Sorry about that.  I got a bit carried away there (to say the least!).  But hopefully you get the idea.  The moral of a scrambling rack – LIGHT IS RIGHT!

So, here is a list of what we usually take…

3 x 120cm slings - A staple of your scrambling rack. 10mm dyneema ones are light, versatile and durable.  The skinny tape sits well over spikes, can be threaded easily through little gaps and allows knots to be tied in it easily.  Sling each with a lightweight screwgate crab such as DMM’s sentinel and rack them by clipping them doubled on your crab, hold the crab and twist the sling several times then clip the bottom loops back into the crab.  Quick to deploy and easier than lobbing them round your shoulder if you’re carrying coils.

6, 7 and 8 hexes on dyneema tape with light wire gates on each one.  These are light and versatile and can be neatly racked by pulling back the sling through the hex shape slightly and clipping the crab into this loop and the bottom of the sling too.  No more thigh slapping!  An alternative is the DMM Torque nuts which have a really useful sling lengthening feature and place really well.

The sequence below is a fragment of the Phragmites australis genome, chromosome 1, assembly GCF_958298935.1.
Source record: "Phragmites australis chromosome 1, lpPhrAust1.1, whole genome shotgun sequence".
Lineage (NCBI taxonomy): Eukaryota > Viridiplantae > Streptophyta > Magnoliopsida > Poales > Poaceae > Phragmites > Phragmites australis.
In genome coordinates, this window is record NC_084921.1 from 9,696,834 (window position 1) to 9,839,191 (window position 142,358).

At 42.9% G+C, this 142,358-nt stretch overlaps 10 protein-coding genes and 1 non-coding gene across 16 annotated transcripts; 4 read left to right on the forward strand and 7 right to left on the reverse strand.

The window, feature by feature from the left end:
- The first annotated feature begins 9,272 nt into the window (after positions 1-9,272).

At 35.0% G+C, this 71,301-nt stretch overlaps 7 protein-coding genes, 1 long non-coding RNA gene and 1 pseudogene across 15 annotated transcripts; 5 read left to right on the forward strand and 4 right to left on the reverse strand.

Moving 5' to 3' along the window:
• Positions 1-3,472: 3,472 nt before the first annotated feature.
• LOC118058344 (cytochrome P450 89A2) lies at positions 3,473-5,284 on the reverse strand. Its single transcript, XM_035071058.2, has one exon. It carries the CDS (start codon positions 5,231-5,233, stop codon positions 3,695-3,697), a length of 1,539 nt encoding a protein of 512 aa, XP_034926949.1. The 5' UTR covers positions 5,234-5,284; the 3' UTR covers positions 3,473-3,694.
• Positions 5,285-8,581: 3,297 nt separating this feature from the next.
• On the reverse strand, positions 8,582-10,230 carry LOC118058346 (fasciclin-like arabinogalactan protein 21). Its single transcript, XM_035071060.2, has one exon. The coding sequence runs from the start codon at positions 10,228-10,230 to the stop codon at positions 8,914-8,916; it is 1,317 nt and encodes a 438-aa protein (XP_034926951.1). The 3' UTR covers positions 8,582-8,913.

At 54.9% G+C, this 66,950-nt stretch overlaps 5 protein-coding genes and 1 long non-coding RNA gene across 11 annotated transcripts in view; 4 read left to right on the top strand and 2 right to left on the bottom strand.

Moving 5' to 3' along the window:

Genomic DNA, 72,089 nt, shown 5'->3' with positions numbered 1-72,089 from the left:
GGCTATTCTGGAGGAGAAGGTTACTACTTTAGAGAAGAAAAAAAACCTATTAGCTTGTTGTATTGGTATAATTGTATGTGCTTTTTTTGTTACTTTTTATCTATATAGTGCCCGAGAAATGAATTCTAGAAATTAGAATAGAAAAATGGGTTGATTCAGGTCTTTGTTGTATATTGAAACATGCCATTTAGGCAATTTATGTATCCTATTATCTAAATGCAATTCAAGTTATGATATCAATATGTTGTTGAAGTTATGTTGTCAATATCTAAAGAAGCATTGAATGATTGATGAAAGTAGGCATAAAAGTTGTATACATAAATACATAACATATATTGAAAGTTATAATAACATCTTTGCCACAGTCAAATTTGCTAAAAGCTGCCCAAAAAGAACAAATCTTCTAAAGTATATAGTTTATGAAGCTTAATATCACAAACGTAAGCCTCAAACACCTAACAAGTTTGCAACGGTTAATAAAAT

2, 3, 4, 5, 6, 7 and 8 Rocks or Wallnuts. Alternatively, consider some Superlight Rocks for the sizes up to 6 (because they only make up to 6!) if you really want to lighten your load.  Some people take less (by carrying alternate sizes) but we like the versatility of this size range and it’s not too much to carry.

3 x 60cm cm slings coupled with light biners – rack them tripled so they can be used as superlight quickdraws.

A very light nutkey and crab – Black Diamond’s nutkey is very strong, very cool, very light and even has a built in bottle opener for that end of day Stella! If you’re into thinking a bit more ‘outside the box’ consider a bent wire coat hanger which works well but obviously isn’t as strong.

A couple of large HMS crabs - suitable for Italian hitches (but they will be indispensable for lots of other jobs too).  It’s tempting to carry very small ones but the Italian hitch knot needs to be able to swivel around within the curve of the crab so it’s one area where light isn’t necessarily right. The beefy DMM Boa does this job brilliantly.

And that, as they say, is that – almost!

It’s worth taking along some bits and bobs for just in case.  Some ‘tat’ that you don’t mind leaving behind if needed, a small knife with a serrated blade and a couple of short prussic loops for that ‘avoiding the touch’ moment (but ensure you know what to do with them).

Obviously this information is only our opinion and if you choose to follow it you do so entirely at your own risk.  If you are in any doubt of the techniques or equipment described please check before you do anything dangerous.